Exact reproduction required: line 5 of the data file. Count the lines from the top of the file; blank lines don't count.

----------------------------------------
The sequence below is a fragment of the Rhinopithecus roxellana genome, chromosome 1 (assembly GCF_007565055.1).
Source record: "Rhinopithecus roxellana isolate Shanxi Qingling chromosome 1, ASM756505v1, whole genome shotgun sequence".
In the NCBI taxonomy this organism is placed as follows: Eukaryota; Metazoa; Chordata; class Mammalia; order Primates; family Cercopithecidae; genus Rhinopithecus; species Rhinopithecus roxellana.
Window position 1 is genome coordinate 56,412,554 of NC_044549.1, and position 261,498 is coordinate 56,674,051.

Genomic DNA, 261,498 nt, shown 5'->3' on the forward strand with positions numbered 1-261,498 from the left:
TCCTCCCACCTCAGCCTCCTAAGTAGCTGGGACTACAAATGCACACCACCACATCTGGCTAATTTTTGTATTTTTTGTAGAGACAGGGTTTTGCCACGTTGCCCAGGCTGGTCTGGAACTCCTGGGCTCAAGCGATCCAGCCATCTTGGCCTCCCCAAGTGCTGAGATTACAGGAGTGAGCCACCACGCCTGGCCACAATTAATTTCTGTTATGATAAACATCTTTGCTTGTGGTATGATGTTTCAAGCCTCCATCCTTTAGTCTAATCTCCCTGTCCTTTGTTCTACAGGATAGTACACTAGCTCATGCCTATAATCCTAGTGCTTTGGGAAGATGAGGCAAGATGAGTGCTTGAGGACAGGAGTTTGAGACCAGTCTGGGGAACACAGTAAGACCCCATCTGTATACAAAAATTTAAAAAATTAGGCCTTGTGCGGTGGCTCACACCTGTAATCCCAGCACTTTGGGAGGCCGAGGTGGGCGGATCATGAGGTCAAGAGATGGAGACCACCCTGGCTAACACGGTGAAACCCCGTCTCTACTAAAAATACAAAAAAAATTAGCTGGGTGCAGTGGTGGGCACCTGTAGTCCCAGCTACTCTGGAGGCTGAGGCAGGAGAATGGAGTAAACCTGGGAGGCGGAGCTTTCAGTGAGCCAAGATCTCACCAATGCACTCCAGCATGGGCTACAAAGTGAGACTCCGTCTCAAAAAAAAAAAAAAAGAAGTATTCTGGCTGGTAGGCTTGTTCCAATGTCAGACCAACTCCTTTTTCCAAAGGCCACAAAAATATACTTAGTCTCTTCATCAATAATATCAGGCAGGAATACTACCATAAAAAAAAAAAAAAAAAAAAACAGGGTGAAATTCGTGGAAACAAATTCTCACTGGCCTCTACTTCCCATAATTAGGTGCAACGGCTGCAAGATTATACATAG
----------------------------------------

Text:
Genomic DNA, 261,498 nt, shown 5'->3' on the forward strand with positions numbered 1-261,498 from the left: